Optimising levels of stock in your pharmacy

Atul Mehta from Moore Stephens Markhams Chartered Accountants discusses how to ensure you are optimising the levels of stock in your pharmacy.  Download the article in Contact Magazine October 2016 here.

The purchase of stock is one of your biggest business costs and is likely the biggest asset that you hold. Therefore it is very important to have a good stock control system in place that will help your pharmacy function efficiently. A good stock control system should include the following:

  • An efficient ordering system – place the responsibility of this in the hands of a trusted team member.
  • Stockturn management – it is important that you know what items are selling well and which items are slow moving. Purchase items in advance that you know you will be able to sell.
  • Perform regular rolling stock takes (monthly) to reconcile physical shelf stock against your electronic stock system – don’t just wait until 31 March.
  • Efficient recording and dispatch system – ensure you have excellent stock receiving procedures and checks in place so that when goods are received into the pharmacy they are checked off against the invoices and delivery dockets, the details are loaded correctly into your electronic stock system, and any damaged goods or returns are promptly dealt with. We sometimes find quite material errors in the entry of stock into the electronic systems. For example,1 pack of 10 items is entered as 10 packs instead.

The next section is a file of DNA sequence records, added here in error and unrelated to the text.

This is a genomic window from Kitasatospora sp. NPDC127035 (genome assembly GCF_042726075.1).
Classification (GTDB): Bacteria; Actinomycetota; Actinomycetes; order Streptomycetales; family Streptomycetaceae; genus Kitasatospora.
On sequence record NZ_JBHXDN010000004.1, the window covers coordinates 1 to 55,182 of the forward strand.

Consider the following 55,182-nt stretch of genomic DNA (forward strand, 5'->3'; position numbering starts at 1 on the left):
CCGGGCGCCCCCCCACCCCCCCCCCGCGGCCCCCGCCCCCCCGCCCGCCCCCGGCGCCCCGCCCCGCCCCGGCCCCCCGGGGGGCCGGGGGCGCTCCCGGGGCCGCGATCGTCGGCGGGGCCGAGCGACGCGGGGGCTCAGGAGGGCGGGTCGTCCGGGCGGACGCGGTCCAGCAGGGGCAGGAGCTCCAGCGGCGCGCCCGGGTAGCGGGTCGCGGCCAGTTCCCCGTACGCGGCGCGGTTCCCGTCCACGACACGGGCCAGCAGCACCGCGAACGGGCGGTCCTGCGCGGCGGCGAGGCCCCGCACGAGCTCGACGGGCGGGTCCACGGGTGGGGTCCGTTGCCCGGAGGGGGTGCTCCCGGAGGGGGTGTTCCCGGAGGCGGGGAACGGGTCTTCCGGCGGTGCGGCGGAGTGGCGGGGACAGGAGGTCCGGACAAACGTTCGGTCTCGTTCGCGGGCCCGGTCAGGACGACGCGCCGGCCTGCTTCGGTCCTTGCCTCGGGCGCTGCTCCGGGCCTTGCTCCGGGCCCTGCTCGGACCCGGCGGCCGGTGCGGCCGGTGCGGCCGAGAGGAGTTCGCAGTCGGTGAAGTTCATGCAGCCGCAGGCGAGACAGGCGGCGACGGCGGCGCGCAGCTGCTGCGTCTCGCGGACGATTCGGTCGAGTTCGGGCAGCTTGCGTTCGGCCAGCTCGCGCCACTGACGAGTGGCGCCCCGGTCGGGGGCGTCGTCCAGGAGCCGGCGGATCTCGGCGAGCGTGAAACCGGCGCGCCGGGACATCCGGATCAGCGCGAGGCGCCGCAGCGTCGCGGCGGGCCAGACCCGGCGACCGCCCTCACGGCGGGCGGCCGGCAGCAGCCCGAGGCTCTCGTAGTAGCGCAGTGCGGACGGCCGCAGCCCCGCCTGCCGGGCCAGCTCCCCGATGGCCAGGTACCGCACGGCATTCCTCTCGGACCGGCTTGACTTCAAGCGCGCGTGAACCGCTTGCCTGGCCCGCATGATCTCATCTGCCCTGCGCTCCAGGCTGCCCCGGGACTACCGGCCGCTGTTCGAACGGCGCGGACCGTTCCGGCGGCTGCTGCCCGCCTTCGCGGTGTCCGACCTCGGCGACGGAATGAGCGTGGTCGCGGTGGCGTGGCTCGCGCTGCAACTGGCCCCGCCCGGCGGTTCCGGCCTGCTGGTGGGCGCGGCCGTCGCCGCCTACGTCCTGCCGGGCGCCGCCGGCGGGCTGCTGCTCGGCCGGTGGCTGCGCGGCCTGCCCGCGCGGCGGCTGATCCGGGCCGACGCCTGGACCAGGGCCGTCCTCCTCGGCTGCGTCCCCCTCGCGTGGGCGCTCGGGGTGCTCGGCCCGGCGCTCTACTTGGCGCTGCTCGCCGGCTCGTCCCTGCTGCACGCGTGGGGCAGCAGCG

• Efficient storage – it is imperative that you have an effective storage system to ensure the stock is allocated to the correct place in a timely manner so it is ready for sale.
  • Minimise stock losses – implement formal procedures to try and minimise any stock that is wasted or pilfered through your pharmacy.

 

Stock turn

This is a calculation that shows the average number of times per year your pharmacy sells its stock:

= Cost of goods sold
Closing stock

 

Generally, a higher result means effective control over stock. Often however, if the result is really high, it can potentially
mean that your pharmacy is understocked and you are losing sales. A low result affects your pharmacy’s cash flow on the basis
that you have invested in stock that is not selling well, which can result in stock obsolescence and wastage.

In the Moore Stephens Markhams 2015 Pharmacy Benchmarking Survey the average stock turn was 9.58.

Understanding how your pharmacy stock is made up, what sells well, and what is slow moving, is the first step to
ensuring that you optimise the levels of stock in your pharmacy.

The purchase of stock is one of your biggest business costs and is likely the biggest asset that you hold.

It is important to have a good stock control system in place that will help your pharmacy function efficiently.

Understanding how your pharmacy stock is made up, and how its selling is the first step to ensuring that you optimise
stock levels in your pharmacy.  For more information or advice concerning stock levels, please get in touch with us.

Serious about your success?